Mr. David Hunt [holding answer 12 December 1989] : Urban development corporations are subject to annual audit by external auditors appointed by my right hon. Friend the Secretary of State. Auditors are required, inter alia, to report on whether corporations have complied with normal public sector procedures for letting contracts, disposing of assets and partnership arrangements. The Department liaises closely with UDCs on their progress ; this includes appropriate guidance, monitoring, and approval of projects under financial delegation arrangements.
Mrs. Ann Taylor : To ask the Secretary of State for the Environment what measures he is taking to ensure that drinking water meets the standards laid down in the Water Supply (Water Quality) Regulations 1989.
Mr. Howard [holding answer 14 December 1989] : In addition to the continuing role of local authorities in checking the quality of water supplies in their areas, the new drinking water inspectorate, shortly to be established by my right hon. Friend, will seek to ensure that drinking water standards are met.
Mr. Flynn : To ask the Secretary of State for the Environment (1) if he will issue guidance that the practice of back-washing blue-green algae, filtered from reservoirs, into streams, be discontinued and safer methods of disposal be introduced ; (2) if he will list the reports he has received of poisoning of people, domestic and farm animals that have been linked with the contamination of reservoirs and streams with toxins produced by blue-green algae ;
(3) what changes he proposes in farming practices to reduce the growth of blue-green algae in lakes and reservoirs ;
(4) what proposals he has to discourage the formation and to reduce the growth of blue-green algae in lakes and reservoirs.
Mr. Howard [holding answer 15 December 1989] : These are primarily matters for the NRA which is responsible for monitoring the quality of inland waters in England and Wales. Sampling of waters this year established that toxic forms of blue green algae were present in a number of reservoirs, lakes and similar waters. With the onset of colder weather, the problems have subsided. The NRA is conducting investigations into the cause of this year's problems with a view to establishing the need for possible preventive measures to be taken in the future.
Mr. Michael : To ask the Secretary of State for the Environment how many (a) families and (b) individuals he estimates will spend the 1989 Christmas holiday period in bed-and-breakfast accommodation in England and Wales other than as tourists.
Mr. Chope [holding answer 18 December 1989] : The latest estimate of households accepted as homeless under the homelessness provisions of the 1985 Housing Act and living in bed-and-breakfast accommodation in England is 11,880 at end September 1989. No estimate is available either of the number of individuals this represents or the number in bed-and-breakfast accommodation at later dates.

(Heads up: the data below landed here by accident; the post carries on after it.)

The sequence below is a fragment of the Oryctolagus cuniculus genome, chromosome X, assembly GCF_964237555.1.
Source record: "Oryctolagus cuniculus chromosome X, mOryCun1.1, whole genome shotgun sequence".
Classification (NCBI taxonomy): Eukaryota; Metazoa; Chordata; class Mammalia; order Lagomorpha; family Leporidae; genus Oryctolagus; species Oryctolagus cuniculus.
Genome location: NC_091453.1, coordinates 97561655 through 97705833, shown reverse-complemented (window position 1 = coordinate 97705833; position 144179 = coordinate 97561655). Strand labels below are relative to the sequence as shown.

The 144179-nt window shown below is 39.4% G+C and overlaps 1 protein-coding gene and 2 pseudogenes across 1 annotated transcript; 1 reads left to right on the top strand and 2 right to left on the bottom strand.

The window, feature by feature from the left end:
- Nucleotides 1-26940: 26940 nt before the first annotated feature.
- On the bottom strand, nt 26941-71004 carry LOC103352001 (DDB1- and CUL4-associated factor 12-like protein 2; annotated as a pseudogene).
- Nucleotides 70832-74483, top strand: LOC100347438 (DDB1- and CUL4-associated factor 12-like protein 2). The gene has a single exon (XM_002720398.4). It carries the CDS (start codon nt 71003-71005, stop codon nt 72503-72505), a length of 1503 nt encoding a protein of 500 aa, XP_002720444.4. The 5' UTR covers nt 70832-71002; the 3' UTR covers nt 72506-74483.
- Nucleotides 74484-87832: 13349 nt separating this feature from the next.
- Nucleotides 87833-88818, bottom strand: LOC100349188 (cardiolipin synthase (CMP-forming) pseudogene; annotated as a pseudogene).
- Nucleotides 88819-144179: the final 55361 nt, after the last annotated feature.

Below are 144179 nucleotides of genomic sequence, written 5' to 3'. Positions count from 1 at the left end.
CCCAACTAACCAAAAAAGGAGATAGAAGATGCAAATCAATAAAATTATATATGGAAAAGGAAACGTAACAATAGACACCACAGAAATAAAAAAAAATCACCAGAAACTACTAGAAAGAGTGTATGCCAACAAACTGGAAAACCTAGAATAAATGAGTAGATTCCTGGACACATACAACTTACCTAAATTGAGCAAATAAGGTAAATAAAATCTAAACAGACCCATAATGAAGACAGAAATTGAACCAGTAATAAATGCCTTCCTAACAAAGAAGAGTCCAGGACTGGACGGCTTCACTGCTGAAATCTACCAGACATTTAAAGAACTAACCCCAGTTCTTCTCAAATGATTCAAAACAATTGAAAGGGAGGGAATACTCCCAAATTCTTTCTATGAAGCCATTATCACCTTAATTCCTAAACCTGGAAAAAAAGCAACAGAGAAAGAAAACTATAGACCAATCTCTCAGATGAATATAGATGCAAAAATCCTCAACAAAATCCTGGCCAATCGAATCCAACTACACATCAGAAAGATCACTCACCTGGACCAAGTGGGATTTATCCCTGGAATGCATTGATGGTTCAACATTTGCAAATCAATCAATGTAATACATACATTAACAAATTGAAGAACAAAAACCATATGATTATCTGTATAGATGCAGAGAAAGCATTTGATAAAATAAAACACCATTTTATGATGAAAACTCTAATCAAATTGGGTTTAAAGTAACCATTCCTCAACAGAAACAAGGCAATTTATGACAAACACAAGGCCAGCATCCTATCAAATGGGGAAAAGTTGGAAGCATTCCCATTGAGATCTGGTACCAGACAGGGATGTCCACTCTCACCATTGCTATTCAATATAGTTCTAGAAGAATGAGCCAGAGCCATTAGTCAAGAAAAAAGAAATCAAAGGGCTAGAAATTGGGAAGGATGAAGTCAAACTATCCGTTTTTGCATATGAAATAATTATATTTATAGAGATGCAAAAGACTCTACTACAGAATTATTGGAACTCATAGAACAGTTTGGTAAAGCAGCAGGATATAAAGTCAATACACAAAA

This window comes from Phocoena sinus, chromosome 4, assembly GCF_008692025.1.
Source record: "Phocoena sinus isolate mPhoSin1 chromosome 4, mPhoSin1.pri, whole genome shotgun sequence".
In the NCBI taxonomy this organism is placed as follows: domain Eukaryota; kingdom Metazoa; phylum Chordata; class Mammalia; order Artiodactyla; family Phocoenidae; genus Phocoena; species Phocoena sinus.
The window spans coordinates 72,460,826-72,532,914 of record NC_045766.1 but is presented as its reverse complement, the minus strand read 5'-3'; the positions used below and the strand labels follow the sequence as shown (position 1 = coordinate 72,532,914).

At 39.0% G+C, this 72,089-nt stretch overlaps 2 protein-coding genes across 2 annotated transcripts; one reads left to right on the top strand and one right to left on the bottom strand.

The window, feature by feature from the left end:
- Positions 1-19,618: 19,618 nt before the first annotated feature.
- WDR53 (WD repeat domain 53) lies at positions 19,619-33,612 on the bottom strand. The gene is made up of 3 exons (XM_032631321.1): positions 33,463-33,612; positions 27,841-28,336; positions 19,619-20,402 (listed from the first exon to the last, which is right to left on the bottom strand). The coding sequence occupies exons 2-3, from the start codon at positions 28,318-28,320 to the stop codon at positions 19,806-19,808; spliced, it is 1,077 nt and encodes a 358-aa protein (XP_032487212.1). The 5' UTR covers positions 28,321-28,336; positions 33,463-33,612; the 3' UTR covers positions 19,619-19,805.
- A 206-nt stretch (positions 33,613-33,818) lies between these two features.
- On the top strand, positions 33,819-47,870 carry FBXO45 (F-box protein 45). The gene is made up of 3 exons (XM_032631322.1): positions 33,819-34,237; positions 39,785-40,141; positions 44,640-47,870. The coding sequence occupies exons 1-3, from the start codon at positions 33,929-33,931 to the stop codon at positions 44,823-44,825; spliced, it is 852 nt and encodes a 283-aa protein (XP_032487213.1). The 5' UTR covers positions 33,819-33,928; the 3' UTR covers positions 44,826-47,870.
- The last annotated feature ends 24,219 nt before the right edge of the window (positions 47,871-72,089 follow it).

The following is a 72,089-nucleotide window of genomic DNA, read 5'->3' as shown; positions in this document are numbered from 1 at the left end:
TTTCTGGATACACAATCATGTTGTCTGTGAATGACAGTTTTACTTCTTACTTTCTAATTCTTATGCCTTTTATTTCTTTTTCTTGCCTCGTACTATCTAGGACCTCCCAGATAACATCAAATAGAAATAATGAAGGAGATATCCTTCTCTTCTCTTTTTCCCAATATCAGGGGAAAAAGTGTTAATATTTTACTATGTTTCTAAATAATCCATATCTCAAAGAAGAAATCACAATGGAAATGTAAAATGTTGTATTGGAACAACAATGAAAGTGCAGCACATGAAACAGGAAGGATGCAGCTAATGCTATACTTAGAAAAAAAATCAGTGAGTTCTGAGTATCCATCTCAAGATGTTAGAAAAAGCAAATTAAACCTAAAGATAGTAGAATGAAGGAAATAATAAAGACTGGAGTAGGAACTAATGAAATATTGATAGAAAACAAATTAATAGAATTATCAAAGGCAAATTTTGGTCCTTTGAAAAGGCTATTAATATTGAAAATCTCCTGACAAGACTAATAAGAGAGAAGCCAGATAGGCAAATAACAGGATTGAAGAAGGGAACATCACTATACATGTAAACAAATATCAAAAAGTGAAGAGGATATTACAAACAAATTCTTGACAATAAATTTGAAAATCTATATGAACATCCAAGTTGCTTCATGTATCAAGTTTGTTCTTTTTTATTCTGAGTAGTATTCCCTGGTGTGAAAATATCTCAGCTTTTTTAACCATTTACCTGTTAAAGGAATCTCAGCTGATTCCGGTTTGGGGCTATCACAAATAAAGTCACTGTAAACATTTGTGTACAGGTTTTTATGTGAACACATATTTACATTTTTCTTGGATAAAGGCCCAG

For Welsh figures I refer the hon. Member to my right hon. Friend the Secretary of State for Wales.
Mr. Michael : To ask the Secretary of State for the Environment how many (a) families and (b) people he estimates spent the Christmas holiday in bed-and-breakfast accommodation in England and Wales in each of the years 1983 to 1988, inclusive, other than as tourists.
Mr. Chope [holding answer 18 December 1989] : Estimates for England of the number of households accepted as homeless under the homelessness provisions of the Housing (Homeless Persons) Act 1977 and the 1985 Housing Act and living in bed-and-breakfast accommodation at 31 December in each of the years 1983 to 1988 inclusive are as follows :
Year |Number of |households --------------------------------- 1983 |2,700 1984 |3,670 1985 |5,360 1986 |8,990 1987 |10,370 1988 |10,970
No estimates are made of the number of people this represented. For Welsh figures I refer the hon. Member to my right hon. Friend the Secretary of State for Wales.
Column 135Mr. Michael : To ask the Secretary of State for the Environment how many children he estimates spent the Christmas holiday period in bed-and-breakfast accommodation in England and Wales other than as tourists during each of the years 1983 to 1988.
Mr. Chope [holding answer 18 December 1989] : The number of children among the homeless households in bed-and-breakfast accommodation in England are not reported by local authorities and my Department has no estimates.
For information about Wales I refer the hon. Member to my right hon. Friend the Secretary of State for Wales.
Mr. Barron : To ask the Secretary of State for the Environment if he will give for each year since 1978 (a) the spending by local authorities under the energy conservation programme and (b) the number of dwellings thereby receiving energy efficiency improvements.
Mr. Chope [holding answer 18 December 1989] : Information on activity under the energy conservation programme in 1986, 1987, 1988 and the first quarter of 1989 appears in table 2.21 of "Housing and Construction Statistics", No. 38. Figures for earlier years appear in table 7.7 of "Housing and Construction Statistics 1978-1988". Copies of these publications are available in the Library.
The table relates to activity where the only work carried out to the dwelling is under the energy conservation programme. Local authority dwellings may also be insulated when other general renovation work is carried out, but these cases cannot be separately identified.